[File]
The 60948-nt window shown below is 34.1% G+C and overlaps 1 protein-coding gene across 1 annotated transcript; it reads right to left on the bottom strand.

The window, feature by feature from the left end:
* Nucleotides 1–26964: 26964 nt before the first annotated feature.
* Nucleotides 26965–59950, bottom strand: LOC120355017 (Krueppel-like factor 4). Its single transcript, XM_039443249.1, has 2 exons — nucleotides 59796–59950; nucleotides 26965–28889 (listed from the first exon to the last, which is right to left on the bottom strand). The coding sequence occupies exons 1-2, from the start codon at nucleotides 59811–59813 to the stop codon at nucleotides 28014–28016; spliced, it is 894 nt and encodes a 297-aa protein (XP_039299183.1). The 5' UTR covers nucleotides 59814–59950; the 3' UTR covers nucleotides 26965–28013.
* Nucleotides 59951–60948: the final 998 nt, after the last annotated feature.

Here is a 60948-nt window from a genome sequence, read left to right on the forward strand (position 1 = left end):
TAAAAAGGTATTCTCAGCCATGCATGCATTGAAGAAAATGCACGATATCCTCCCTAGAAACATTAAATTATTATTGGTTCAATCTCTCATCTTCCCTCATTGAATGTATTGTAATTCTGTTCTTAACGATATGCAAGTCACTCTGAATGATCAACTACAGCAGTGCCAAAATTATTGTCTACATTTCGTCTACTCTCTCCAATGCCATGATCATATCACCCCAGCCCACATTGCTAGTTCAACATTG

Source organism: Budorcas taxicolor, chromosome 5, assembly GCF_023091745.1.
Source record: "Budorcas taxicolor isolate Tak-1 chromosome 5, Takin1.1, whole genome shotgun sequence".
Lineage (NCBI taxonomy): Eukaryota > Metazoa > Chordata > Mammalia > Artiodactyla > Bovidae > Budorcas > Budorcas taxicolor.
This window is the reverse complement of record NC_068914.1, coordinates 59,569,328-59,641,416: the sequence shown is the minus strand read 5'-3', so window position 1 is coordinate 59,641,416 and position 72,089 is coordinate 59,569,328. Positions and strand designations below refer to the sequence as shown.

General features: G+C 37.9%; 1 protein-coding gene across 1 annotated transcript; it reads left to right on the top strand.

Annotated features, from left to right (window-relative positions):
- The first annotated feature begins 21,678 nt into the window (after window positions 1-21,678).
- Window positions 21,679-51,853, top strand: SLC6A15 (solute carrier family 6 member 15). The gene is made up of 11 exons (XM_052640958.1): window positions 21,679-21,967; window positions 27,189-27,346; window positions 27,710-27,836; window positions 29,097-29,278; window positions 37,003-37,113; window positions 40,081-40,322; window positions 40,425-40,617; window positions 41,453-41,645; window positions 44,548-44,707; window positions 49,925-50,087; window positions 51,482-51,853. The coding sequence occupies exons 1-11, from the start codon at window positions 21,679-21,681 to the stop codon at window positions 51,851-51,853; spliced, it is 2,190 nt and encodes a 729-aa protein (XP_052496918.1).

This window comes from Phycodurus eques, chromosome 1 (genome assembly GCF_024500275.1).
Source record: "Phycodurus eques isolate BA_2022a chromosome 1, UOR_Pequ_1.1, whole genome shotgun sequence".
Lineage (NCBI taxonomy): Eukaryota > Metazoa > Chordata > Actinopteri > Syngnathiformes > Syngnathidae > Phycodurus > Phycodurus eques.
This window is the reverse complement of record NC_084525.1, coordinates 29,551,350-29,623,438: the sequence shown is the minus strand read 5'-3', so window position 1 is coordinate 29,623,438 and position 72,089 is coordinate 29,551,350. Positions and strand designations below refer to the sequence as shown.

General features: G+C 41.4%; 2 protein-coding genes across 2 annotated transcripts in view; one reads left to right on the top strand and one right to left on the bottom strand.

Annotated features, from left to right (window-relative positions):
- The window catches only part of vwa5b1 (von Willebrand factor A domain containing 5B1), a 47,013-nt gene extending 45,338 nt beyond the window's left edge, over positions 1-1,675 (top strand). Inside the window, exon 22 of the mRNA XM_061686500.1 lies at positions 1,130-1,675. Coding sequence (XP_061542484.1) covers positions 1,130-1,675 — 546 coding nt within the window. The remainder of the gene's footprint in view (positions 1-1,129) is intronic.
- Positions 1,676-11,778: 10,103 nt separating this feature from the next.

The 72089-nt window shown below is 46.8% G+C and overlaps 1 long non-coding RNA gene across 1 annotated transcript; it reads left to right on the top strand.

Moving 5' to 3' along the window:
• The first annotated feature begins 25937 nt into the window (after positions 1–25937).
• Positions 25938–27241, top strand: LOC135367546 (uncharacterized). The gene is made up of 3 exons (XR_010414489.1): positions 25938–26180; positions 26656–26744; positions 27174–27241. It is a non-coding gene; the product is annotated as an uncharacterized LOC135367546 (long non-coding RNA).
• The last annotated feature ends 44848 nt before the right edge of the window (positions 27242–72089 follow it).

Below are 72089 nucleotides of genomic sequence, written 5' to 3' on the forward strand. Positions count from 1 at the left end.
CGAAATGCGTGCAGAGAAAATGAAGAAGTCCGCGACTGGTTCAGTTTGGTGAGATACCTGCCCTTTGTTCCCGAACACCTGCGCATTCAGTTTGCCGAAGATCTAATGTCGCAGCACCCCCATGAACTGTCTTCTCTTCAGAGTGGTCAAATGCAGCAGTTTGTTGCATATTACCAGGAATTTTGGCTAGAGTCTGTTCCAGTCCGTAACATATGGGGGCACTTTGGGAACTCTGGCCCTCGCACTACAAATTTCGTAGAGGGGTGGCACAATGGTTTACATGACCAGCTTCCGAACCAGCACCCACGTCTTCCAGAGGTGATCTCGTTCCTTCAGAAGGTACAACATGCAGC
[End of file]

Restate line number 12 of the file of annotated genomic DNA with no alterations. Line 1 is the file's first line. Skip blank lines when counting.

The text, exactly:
General features: G+C 37.9%; 1 protein-coding gene across 1 annotated transcript; it reads left to right on the top strand.